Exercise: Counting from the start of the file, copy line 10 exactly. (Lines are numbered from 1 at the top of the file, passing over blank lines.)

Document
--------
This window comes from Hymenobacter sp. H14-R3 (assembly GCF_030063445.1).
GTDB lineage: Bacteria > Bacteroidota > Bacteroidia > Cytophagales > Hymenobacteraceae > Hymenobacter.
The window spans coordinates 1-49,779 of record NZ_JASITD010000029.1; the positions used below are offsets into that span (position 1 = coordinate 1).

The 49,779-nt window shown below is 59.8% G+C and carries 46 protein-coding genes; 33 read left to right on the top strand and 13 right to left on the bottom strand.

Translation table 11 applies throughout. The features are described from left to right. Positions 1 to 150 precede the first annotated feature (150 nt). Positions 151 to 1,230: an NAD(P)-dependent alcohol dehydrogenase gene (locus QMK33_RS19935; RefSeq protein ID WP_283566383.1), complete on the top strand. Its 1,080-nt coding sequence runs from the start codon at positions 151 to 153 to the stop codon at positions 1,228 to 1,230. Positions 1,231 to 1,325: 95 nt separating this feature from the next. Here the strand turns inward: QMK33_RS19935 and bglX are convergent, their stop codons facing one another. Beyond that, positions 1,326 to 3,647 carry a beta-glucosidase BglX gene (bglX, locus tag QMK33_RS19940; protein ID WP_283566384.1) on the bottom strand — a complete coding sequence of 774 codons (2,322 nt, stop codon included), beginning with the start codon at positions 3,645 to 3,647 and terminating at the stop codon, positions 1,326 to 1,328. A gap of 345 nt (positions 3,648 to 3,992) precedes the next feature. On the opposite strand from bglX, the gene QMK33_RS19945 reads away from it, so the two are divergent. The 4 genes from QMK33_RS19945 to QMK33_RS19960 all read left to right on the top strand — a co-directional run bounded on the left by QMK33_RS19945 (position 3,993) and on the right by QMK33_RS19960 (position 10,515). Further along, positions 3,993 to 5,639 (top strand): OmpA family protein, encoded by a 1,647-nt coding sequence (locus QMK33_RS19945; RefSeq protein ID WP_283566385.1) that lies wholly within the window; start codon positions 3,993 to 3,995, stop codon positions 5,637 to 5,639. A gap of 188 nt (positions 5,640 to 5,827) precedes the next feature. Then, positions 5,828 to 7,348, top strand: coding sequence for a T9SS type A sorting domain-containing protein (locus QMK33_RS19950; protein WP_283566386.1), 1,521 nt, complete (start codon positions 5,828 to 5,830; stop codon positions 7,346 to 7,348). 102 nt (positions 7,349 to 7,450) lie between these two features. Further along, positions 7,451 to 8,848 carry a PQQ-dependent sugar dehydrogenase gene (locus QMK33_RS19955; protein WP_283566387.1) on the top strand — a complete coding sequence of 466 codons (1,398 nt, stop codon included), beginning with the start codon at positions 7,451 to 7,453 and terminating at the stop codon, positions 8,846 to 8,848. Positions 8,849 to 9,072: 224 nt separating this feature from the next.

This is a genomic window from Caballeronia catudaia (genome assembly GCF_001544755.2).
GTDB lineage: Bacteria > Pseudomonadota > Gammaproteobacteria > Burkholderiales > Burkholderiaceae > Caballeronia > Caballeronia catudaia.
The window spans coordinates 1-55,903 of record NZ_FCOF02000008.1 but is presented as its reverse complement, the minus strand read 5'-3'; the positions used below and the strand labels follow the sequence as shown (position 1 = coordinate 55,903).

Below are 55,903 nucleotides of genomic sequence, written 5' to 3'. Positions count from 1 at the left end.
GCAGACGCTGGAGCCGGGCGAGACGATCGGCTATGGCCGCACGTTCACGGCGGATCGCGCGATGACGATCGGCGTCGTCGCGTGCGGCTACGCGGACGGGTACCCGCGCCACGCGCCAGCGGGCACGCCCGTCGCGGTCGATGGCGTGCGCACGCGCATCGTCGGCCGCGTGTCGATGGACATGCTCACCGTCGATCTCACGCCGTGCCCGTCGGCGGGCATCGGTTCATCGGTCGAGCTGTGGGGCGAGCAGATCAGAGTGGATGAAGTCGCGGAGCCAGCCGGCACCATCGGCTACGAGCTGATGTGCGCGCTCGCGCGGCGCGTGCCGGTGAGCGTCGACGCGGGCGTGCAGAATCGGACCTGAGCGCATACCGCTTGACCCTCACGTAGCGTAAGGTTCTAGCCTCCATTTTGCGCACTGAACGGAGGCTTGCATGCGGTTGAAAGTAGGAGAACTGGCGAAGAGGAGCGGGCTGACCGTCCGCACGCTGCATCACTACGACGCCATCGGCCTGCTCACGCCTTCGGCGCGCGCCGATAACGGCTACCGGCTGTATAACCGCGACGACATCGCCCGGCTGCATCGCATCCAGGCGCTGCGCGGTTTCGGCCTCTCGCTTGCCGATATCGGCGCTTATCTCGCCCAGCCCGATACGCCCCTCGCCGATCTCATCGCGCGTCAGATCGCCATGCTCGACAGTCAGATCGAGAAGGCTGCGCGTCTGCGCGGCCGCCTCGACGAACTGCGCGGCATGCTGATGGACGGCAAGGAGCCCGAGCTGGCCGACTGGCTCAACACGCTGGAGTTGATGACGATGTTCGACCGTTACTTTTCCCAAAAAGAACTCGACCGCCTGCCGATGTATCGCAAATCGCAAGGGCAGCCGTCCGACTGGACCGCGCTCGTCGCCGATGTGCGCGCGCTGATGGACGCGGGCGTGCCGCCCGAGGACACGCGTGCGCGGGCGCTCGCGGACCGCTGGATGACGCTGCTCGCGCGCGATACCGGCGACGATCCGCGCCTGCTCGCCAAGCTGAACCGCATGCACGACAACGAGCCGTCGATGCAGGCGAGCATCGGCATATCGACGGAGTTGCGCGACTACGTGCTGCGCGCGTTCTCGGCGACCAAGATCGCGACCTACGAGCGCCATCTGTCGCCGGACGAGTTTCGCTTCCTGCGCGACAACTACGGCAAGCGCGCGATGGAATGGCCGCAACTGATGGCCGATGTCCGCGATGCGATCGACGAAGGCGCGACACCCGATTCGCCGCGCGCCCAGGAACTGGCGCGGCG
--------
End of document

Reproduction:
GCAGACGCTGGAGCCGGGCGAGACGATCGGCTATGGCCGCACGTTCACGGCGGATCGCGCGATGACGATCGGCGTCGTCGCGTGCGGCTACGCGGACGGGTACCCGCGCCACGCGCCAGCGGGCACGCCCGTCGCGGTCGATGGCGTGCGCACGCGCATCGTCGGCCGCGTGTCGATGGACATGCTCACCGTCGATCTCACGCCGTGCCCGTCGGCGGGCATCGGTTCATCGGTCGAGCTGTGGGGCGAGCAGATCAGAGTGGATGAAGTCGCGGAGCCAGCCGGCACCATCGGCTACGAGCTGATGTGCGCGCTCGCGCGGCGCGTGCCGGTGAGCGTCGACGCGGGCGTGCAGAATCGGACCTGAGCGCATACCGCTTGACCCTCACGTAGCGTAAGGTTCTAGCCTCCATTTTGCGCACTGAACGGAGGCTTGCATGCGGTTGAAAGTAGGAGAACTGGCGAAGAGGAGCGGGCTGACCGTCCGCACGCTGCATCACTACGACGCCATCGGCCTGCTCACGCCTTCGGCGCGCGCCGATAACGGCTACCGGCTGTATAACCGCGACGACATCGCCCGGCTGCATCGCATCCAGGCGCTGCGCGGTTTCGGCCTCTCGCTTGCCGATATCGGCGCTTATCTCGCCCAGCCCGATACGCCCCTCGCCGATCTCATCGCGCGTCAGATCGCCATGCTCGACAGTCAGATCGAGAAGGCTGCGCGTCTGCGCGGCCGCCTCGACGAACTGCGCGGCATGCTGATGGACGGCAAGGAGCCCGAGCTGGCCGACTGGCTCAACACGCTGGAGTTGATGACGATGTTCGACCGTTACTTTTCCCAAAAAGAACTCGACCGCCTGCCGATGTATCGCAAATCGCAAGGGCAGCCGTCCGACTGGACCGCGCTCGTCGCCGATGTGCGCGCGCTGATGGACGCGGGCGTGCCGCCCGAGGACACGCGTGCGCGGGCGCTCGCGGACCGCTGGATGACGCTGCTCGCGCGCGATACCGGCGACGATCCGCGCCTGCTCGCCAAGCTGAACCGCATGCACGACAACGAGCCGTCGATGCAGGCGAGCATCGGCATATCGACGGAGTTGCGCGACTACGTGCTGCGCGCGTTCTCGGCGACCAAGATCGCGACCTACGAGCGCCATCTGTCGCCGGACGAGTTTCGCTTCCTGCGCGACAACTACGGCAAGCGCGCGATGGAATGGCCGCAACTGATGGCCGATGTCCGCGATGCGATCGACGAAGGCGCGACACCCGATTCGCCGCGCGCCCAGGAACTGGCGCGGCG